Tag Archives: review

Thoughts on Proteus

27 Jan

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Steam’s library is full of amazing games. Whether they be Triple-A experiences, or run away indie successes, there’s no denying the amount of great choices there are for gamers. However, it also easy for good games to get lost, and Proteus is one of those hidden gems. Whether or not Proteus can be considered a game is not up for debate here. Therefore, Proteus is easily one of the most interesting games I have ever played, and would put it next to Journey in terms of the emotional experience it has given me.  First and foremost, Proteus is a first person exploration game that gives the player one and only one objective: explore. There are no puzzles, enemies to fight or any boss battles. The player must simply explore.

The island itself is gorgeous. Never mind the graphics, but looking on how the colors blend, it is easy to get lost in the beauty of it all. Not only does it look great, the environment has eye-catching landmarks scattered across the island which makes it easy for the player to forget where he⁄she was going. One moment you might be climbing the highest mountain on the island, only to see a cabin and the distance, and quickly change course. In Proteus the sounds of the island play a crucial role in delivering this quality experience.

Exploring the island in Proteus may not seem rewarding in the most literal meaning, or even when compared to other games, but the simple sights and sounds that Ed Key and David Kanaga have created really give the player a childlike curiosity when exploring the island. The wildlife on the island each comes with its own set a unique sounds and when paired with the soundtrack create a world that anyone would want to discover. I found myself following a leaping frog for five minutes simply to see and hear where it would lead me.

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As fun as the island was exploring, Proteus leaves itself completely open to interpretation. As was said earlier, Proteus delivered an emotional experience for me, which can only be described in a pastoral sense. It made me want to get away from city life and reminded of the simple pleasures nature can deliver. It is easy to forget how to relax sometimes and playing Proteus gives me that gratification. Of course that is one simple interpretation of Proteus, and because the island is randomly generated, every play through can provide a different experience.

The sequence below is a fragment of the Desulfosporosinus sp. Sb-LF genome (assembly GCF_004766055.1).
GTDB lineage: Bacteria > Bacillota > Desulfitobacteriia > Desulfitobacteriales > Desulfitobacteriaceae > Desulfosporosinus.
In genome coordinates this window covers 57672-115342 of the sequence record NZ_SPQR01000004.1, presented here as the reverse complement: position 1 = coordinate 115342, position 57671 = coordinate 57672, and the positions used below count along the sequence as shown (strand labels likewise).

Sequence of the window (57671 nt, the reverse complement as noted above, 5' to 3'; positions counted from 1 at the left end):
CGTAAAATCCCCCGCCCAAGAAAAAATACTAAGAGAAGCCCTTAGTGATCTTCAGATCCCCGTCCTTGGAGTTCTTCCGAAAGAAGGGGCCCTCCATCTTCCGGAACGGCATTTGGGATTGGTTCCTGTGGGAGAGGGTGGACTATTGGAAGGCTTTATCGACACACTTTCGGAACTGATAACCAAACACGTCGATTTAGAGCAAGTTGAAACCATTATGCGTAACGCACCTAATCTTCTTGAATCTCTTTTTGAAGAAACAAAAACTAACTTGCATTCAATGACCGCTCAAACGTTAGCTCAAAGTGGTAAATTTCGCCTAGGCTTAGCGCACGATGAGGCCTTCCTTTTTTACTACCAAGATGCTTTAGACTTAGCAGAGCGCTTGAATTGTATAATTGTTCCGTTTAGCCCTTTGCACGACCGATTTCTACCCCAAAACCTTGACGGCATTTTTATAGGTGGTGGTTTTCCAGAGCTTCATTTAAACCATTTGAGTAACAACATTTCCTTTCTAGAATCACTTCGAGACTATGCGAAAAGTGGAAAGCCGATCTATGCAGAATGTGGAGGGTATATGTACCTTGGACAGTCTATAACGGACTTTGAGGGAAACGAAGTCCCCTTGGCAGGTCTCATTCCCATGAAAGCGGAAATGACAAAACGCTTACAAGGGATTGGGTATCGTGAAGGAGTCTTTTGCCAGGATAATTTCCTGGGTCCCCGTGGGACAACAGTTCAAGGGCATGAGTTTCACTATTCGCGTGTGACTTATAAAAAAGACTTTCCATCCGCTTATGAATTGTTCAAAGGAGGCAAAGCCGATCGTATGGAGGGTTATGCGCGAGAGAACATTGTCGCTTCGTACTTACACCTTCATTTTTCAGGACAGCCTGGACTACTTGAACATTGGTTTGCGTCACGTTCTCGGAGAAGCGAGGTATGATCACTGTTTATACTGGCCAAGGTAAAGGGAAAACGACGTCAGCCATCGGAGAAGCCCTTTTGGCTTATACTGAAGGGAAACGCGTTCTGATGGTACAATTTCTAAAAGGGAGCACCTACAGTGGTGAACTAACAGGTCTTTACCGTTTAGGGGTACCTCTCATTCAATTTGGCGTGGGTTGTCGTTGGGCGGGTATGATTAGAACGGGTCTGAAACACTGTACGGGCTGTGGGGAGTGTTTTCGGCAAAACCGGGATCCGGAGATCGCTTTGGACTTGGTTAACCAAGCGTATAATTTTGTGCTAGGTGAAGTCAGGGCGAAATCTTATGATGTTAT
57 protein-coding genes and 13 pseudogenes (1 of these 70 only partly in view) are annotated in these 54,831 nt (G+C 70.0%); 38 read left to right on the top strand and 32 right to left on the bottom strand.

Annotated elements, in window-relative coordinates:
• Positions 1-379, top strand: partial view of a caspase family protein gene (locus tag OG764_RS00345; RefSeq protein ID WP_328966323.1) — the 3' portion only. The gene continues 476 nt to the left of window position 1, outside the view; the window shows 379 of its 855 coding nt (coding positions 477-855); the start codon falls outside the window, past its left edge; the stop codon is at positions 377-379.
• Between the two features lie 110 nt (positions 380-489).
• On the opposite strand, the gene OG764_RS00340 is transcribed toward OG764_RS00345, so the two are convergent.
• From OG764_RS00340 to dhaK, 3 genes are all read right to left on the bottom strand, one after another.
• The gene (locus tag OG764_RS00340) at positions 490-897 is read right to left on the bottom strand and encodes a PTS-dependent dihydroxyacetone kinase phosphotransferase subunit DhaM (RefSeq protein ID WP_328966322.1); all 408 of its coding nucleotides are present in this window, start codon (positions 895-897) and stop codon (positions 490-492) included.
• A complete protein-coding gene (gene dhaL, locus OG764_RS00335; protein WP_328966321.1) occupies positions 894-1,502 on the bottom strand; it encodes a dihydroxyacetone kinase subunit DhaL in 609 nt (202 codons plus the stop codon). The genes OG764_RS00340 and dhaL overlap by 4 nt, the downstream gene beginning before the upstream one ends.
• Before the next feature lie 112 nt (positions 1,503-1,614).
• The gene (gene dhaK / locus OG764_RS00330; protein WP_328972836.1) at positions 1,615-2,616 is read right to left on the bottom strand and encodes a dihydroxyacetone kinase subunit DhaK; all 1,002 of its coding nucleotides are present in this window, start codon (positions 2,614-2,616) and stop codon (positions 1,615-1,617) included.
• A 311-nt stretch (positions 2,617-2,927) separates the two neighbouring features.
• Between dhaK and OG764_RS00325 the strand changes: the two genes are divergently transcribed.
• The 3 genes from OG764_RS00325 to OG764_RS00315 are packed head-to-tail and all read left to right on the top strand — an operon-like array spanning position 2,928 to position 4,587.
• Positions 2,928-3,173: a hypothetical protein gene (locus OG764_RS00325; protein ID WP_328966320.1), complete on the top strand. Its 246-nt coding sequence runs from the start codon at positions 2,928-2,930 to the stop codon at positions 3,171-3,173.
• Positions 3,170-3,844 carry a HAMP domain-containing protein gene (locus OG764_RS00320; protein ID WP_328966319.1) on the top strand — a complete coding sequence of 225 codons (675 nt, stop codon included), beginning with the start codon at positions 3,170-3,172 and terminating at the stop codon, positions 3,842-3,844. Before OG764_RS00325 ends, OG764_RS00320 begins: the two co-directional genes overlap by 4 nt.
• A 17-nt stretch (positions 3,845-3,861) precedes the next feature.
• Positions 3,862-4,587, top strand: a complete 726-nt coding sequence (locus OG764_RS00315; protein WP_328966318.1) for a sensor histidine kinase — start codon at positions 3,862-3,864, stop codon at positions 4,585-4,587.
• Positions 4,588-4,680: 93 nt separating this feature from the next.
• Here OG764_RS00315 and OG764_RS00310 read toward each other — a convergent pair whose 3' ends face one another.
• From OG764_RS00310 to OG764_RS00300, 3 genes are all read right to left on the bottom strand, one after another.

Proteus is a polarizing game because some may not even consider it a game, but those that play it may get entirely different experience from one another. One may simply get bored after walking around for 5 minutes. However it is still a game everyone must try because it can truly inspire or raise emotions in players that have never truly played a game like Proteus.

Dishonored Review

29 Oct

New IP’s this late in a console cycle are extremely rare and being successful are even rarer, but Arkane Studios looks to break this trend with their game Dishonored. Dishonored is a stealth action game, giving players the choice to either slink around the shadows or in killing every one in sight. Dishonored in set in a Victorian era London, but Dunwall is not what it seems to be. Dunwall’s citizens are being terrorized by a rat plague that has been killing its citizens. The rat plague is obviously caused by rats that eat their victims and turn them into flesh eating monsters.

In Dishonored, you play as Corvo Attano, the bodyguard of the Empress and her daughter Emily. When the Empress is assassinated, Corvo is framed and sentenced to execution by the Lord Regent. Faced with death, and mysterious group aids Corvo and helps him escape from prison to save Emily and the Empire. Soon after Corvo is contacted by a mysterious figure only known as “The Outsider” and receives powers to complete his mission.

The city of Dunwall has an interesting art style on it that may not be for everyone. Personally I didn’t hate it, but it didn’t impress me either, and I know I’m in the minority in this. Powered by the Unreal Engine 3, I think Arkane could have made some of the textures, and character models look better.